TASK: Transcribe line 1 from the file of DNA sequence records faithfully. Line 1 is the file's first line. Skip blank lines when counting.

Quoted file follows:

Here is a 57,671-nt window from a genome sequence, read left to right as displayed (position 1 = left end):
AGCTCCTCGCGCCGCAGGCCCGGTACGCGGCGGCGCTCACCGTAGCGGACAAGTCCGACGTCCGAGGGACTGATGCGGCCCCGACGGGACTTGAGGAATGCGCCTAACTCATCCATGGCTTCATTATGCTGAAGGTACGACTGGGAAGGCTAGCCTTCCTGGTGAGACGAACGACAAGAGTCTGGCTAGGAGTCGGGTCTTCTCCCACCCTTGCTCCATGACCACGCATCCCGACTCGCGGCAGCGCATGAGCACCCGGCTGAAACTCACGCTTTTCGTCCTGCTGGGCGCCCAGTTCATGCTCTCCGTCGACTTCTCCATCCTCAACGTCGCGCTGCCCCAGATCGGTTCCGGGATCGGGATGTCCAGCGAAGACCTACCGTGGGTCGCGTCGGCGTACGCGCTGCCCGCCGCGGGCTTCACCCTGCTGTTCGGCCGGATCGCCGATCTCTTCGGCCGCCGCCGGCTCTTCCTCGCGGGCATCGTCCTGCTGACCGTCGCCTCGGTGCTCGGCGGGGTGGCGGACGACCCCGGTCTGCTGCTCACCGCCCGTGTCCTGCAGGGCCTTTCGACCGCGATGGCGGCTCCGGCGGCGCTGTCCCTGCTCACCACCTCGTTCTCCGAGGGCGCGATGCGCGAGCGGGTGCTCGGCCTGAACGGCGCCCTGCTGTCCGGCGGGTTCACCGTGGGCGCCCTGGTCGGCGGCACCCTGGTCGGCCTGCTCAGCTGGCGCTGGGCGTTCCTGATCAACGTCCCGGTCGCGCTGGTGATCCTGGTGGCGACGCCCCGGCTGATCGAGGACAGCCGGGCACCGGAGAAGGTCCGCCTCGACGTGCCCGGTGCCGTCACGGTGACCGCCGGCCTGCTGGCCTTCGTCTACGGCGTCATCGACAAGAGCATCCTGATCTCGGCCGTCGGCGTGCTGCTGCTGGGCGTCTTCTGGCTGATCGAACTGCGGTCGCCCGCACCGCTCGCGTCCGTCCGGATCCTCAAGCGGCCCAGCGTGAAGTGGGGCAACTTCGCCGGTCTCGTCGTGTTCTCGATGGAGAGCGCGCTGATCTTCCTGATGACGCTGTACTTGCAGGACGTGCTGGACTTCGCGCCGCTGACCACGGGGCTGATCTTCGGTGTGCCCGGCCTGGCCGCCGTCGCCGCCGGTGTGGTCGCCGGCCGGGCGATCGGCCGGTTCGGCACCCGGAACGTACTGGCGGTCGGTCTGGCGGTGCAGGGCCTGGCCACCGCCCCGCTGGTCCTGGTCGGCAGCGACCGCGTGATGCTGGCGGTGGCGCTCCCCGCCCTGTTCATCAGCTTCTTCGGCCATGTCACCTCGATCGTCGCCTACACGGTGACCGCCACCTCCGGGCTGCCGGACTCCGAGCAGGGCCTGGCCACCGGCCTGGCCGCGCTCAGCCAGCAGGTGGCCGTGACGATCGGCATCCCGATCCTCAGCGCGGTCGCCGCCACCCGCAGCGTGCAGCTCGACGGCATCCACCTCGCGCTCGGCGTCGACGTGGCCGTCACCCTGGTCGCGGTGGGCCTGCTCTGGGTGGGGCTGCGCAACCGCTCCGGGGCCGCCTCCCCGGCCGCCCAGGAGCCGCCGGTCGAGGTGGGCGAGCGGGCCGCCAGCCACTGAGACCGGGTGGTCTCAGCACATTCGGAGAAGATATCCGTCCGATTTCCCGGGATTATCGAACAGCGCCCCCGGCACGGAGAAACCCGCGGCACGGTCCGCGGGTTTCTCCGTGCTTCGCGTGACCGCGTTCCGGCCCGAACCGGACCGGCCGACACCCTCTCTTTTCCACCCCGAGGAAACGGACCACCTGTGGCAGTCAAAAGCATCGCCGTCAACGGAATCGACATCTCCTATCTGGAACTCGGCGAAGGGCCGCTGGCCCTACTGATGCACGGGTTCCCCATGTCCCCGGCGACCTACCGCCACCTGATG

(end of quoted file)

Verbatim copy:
Here is a 57,671-nt window from a genome sequence, read left to right as displayed (position 1 = left end):